Lynt Solar Farm
Wind Prospect assisted with the delivery to programme of the 27MW Lynt solar farm for German developer, BayWa r.e. The140,000 module site, located 10 miles north of Swindon in England, was energised on 26th March 2015. Construction began mid-December 2014 and at its peak involved a workforce of over 100 contractors and staff.
By the beginning of 2015, the UK had 5.1GW of installed solar PV capacity and DECC estimate this will double by 2020. Solar PV is therefore a key and growing part of the renewable energy mix, with an 85% support rating from the public. This, combined with confirmation from National Grid that the current network could support 10 GW of solar PV capacity without the need for significant upgrades, makes for an attractive market for some time to come, subject to appropriate policy regime.
The fundamental principles of a solar PV development reflect that of other renewable energy sources. However, as with any transaction, thorough due diligence is vital to ensure the process progresses quickly and as smoothly as possible.
Once a suitable site is identified, an investigation of the landowner’s title is imperative. This includes understanding site access and the ability to run cabling across the site and adjoining land, where access and cabling rights will be required to allow effective operation of the site. A tenant would need sufficient rights over the landlord’s neighbouring land.
Consideration also needs to be given to any existing covenants or rights which affect the site such as public footpaths, the diversion of which could also cause delays in implementing a scheme. Whilst the terms of the lease will vary from site to site, there are many provisions that are considered to be standard in the industry.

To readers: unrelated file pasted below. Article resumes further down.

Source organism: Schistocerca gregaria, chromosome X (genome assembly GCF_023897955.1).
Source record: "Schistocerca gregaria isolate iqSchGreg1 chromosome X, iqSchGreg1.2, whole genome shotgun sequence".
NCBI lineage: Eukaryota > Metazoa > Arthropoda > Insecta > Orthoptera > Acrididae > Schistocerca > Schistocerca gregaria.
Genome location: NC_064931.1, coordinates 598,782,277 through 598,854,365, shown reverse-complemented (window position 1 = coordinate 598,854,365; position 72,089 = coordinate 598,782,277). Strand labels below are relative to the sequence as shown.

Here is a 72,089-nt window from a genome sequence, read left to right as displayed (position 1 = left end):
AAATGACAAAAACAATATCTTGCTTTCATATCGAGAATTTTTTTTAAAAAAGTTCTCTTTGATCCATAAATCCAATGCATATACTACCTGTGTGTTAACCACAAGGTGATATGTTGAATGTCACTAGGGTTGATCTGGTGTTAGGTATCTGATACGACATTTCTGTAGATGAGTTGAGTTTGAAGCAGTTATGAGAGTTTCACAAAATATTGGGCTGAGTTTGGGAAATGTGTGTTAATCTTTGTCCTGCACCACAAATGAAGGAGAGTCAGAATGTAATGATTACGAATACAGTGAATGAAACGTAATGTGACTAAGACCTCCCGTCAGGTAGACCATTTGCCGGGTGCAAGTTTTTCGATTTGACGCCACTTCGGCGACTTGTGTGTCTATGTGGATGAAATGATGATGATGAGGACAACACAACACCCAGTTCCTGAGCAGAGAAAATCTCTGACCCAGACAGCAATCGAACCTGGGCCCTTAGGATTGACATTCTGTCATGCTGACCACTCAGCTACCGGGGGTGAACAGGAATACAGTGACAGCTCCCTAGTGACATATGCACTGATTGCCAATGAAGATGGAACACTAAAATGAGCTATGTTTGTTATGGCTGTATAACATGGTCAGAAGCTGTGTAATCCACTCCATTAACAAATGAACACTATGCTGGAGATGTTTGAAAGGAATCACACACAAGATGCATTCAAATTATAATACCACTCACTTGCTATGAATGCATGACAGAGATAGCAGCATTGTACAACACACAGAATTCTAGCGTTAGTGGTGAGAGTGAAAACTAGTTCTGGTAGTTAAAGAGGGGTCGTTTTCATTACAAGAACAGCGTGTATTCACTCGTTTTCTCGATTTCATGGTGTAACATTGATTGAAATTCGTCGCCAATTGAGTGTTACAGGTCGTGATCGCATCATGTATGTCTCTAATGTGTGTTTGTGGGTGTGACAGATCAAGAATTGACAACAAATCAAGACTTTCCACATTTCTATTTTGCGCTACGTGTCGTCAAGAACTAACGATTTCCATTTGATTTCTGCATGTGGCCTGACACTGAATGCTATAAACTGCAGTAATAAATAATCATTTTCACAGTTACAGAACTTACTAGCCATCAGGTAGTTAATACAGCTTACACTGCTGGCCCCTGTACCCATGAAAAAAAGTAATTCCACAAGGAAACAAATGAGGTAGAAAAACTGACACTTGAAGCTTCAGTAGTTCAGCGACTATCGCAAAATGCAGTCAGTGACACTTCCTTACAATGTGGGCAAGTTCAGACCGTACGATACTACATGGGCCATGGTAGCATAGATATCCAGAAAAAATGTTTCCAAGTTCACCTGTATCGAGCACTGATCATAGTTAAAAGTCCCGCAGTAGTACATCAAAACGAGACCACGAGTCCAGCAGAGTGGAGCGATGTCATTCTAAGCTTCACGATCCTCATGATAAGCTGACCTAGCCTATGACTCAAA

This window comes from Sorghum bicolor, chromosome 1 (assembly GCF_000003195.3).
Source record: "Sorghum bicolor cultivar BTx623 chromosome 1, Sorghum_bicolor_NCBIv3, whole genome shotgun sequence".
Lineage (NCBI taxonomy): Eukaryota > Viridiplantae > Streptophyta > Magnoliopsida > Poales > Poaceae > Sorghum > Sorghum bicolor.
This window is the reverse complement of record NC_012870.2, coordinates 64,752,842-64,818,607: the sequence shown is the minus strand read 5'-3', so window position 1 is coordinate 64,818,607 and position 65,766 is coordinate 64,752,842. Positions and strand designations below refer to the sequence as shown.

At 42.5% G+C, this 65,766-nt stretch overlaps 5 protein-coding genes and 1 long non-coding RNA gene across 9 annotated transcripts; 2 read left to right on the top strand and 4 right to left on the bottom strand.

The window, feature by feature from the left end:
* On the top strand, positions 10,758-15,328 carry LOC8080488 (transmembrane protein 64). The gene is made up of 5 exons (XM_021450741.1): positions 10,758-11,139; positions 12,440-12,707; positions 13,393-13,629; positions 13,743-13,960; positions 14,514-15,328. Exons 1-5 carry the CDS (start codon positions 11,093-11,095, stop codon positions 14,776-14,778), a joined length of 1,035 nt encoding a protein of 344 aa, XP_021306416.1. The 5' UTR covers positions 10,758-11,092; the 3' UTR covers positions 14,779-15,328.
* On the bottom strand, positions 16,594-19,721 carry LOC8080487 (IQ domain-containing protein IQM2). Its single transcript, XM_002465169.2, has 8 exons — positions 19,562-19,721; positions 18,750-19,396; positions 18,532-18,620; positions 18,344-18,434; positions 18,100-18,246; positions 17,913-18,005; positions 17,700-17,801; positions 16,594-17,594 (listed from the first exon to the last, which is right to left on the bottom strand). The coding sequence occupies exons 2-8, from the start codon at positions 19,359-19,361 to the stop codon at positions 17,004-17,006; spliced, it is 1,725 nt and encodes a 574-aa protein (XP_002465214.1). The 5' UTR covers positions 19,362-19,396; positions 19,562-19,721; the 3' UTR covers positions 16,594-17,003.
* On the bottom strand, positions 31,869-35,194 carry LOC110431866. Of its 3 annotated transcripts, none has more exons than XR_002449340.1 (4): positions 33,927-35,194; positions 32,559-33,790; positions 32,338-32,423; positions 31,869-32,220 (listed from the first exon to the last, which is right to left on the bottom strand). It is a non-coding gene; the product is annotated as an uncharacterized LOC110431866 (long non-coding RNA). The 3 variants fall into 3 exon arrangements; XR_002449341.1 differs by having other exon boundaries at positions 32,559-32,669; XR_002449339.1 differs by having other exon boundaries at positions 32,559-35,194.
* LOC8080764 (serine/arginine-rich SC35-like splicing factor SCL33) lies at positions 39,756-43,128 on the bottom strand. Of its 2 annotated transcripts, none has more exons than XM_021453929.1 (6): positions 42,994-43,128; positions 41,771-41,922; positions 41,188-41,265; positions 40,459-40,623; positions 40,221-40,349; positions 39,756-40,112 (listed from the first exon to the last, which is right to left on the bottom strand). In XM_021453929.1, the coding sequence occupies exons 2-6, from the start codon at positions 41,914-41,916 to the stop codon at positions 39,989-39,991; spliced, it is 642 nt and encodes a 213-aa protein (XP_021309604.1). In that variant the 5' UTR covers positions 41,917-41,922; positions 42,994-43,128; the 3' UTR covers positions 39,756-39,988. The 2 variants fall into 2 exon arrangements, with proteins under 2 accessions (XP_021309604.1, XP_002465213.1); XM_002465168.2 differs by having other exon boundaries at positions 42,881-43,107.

It is critical that the provisions of the lease are bankable to avoid potential issues, should the developer choose to raise debt funding for the project. The project’s technology should also be fully bankable.
It is clear that solar PV is set to play an important role in achieving renewable energy generation targets over the next five years. Landowners, developers and renewables professionals must ensure that they are aware of the issues that can arise in relation to solar PV developments. Whilst most will reflect challenges faced in other renewables transactions, due diligence work will identify specific considerations for the sector to help conclude if a project is viable and ultimately achieve the required return for investors.
Robert Speht, Wind Prospect Advisory Services’ new GM, said “Following our success in onshore and offshore wind we are focusing on major growth in 2015, advising the proponents of solar projects by combining new industry skills with proven expertise throughout Wind Prospect.
“We have a long history of delivering renewable energy projects, and those developing projects that value experience should contact us for a chat about how we can help.”